I've worked with Duncan Laurie for the last eight years or so and become familiar with most of his efforts concerning plant responses and interaction. I designed a pair of Wheatstone bridges for his early experiments where we repeated some of the work of Cleve Backster. The bridge were able to assist in the detection of responses by plants to external stress. These boxes drove function generators which provided basic tone modulated signals for use in rendering the electrical characteristics of plant response to audio tracks as an art form.

We developed a second device described as a rate of change detector which monitored the state of the electrical charge on the surface of plant leaves and stems. Tiny changes in this signal was translated to an audio track as above. These devices were later employed in the study of the relationship between plant signals and those of other entities...mostly stones. We learned that some stones posess an internal electrical signal, DC in nature which is present at levels in the millivolts range just about all the time. These signals and others which manifest themselves not as frequently may be monitored by another device called the IBVA ( newer version available here ) which generated MIDI audio in response to changing signal levels. This audio may be mixed with that generated by the above described boxes to provide another realm of interaction.

I developed a device called the purr generator which emulates the vibrations and sounds produced by a purring cat. A subject may lie upon a bed which is gently vibrated by these low frequency signals and achieve meditative states easily. The frequency and intensity of these signals are user selected.

I had the pleasure of working with Dr. Elyes Zhioua, an eminent parasitologist from Tunisia who was working on the concept of controlling the spread of Lyme disease by treating wild deer with a fungus based spray which would kill the ticks on the deer's body. He received a grant through URI and in 1997 Dr Zhioua, another technician and myself developed a device called the Franklin (named after the dog who was it's first vict...subject). This machine could be stationed in the field for a month or so and provide a spray of medication to every deer who approached it. A bait cage provided a scent of food which attracted the animals and then pressure tank and automatic valve would spray their heads at the appropriate time. The project progressed nicely and patents were received as well. We expanded the research to include the automated spraying of livestock and horses for barnyard and stable pests and designed specialized large scale spraying equipment for this purpose as well. Things proceeded nicely until 9-11-2001 when the national paranoia set in and the prospects of a chemical spraying Tunisial national became decidedly dimmer. The project ground to a halt in late 2002 when the grants for both projects expired and were not renewed.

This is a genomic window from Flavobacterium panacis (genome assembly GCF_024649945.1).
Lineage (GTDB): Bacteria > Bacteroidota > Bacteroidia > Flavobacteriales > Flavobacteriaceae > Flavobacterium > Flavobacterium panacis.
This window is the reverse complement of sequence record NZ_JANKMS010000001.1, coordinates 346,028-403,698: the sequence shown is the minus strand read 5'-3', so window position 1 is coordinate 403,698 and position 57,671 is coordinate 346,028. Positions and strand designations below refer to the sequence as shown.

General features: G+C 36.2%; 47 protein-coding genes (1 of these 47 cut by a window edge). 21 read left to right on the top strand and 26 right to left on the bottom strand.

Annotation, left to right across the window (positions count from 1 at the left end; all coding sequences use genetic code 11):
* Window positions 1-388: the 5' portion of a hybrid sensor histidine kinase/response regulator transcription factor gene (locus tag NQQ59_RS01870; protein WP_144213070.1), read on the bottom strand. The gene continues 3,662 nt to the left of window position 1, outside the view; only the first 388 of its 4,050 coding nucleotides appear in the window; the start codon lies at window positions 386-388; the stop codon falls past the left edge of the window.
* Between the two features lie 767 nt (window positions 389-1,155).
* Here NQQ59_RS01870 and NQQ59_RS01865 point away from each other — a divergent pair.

I received a position at the Rhode Island College television center in 1970 and served as a staff engineer under Anthony Giardino, the television services director. The TV studio was located in the Adams library and was the largest component of the college's audio-visual department. During my stay there, we improved the closed circuit capabilities to 10 channels and built two satellite studios on campus.

I served a hitch in the Navy between 1966 and 1970 and was stationed at Quonset Point, Rhode Island. I was given crew training at Quonset, Norfolk, Va. and Key West, Florida. That training involved the theory and use of airborne anti-submarine detection equipment (radar, sonar, magnetic detection, exhaust particle detection, etc). My squadron, VS-34 was assigned to the USS Essex and I made several cruises until she was de-commissioned. I was re-assigned to the USS Wasp and served there until my discharge as an AW2 in mid-1970.